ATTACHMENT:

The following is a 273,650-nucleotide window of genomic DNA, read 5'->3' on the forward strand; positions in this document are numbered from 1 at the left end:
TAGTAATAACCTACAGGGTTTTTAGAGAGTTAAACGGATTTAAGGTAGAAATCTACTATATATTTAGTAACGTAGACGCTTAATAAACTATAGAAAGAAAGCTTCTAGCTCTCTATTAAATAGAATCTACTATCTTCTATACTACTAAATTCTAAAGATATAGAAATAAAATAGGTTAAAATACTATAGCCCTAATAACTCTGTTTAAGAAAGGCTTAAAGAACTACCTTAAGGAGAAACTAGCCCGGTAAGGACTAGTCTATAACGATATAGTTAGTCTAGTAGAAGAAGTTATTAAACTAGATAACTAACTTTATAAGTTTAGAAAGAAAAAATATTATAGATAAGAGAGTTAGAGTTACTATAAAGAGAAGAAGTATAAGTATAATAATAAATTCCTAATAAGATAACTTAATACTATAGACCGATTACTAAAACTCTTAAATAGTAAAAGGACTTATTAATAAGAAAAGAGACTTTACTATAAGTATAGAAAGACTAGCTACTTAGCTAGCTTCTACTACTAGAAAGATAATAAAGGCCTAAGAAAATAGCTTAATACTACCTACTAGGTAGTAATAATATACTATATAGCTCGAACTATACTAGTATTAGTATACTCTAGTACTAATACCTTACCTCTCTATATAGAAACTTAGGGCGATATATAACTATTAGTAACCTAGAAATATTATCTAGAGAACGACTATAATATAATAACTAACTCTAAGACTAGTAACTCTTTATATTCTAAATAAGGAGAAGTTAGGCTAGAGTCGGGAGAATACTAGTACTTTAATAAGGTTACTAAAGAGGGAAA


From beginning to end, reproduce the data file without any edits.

The following is a 273,650-nucleotide window of genomic DNA, read 5'->3' on the forward strand; positions in this document are numbered from 1 at the left end:
TAGTAATAACCTACAGGGTTTTTAGAGAGTTAAACGGATTTAAGGTAGAAATCTACTATATATTTAGTAACGTAGACGCTTAATAAACTATAGAAAGAAAGCTTCTAGCTCTCTATTAAATAGAATCTACTATCTTCTATACTACTAAATTCTAAAGATATAGAAATAAAATAGGTTAAAATACTATAGCCCTAATAACTCTGTTTAAGAAAGGCTTAAAGAACTACCTTAAGGAGAAACTAGCCCGGTAAGGACTAGTCTATAACGATATAGTTAGTCTAGTAGAAGAAGTTATTAAACTAGATAACTAACTTTATAAGTTTAGAAAGAAAAAATATTATAGATAAGAGAGTTAGAGTTACTATAAAGAGAAGAAGTATAAGTATAATAATAAATTCCTAATAAGATAACTTAATACTATAGACCGATTACTAAAACTCTTAAATAGTAAAAGGACTTATTAATAAGAAAAGAGACTTTACTATAAGTATAGAAAGACTAGCTACTTAGCTAGCTTCTACTACTAGAAAGATAATAAAGGCCTAAGAAAATAGCTTAATACTACCTACTAGGTAGTAATAATATACTATATAGCTCGAACTATACTAGTATTAGTATACTCTAGTACTAATACCTTACCTCTCTATATAGAAACTTAGGGCGATATATAACTATTAGTAACCTAGAAATATTATCTAGAGAACGACTATAATATAATAACTAACTCTAAGACTAGTAACTCTTTATATTCTAAATAAGGAGAAGTTAGGCTAGAGTCGGGAGAATACTAGTACTTTAATAAGGTTACTAAAGAGGGAAA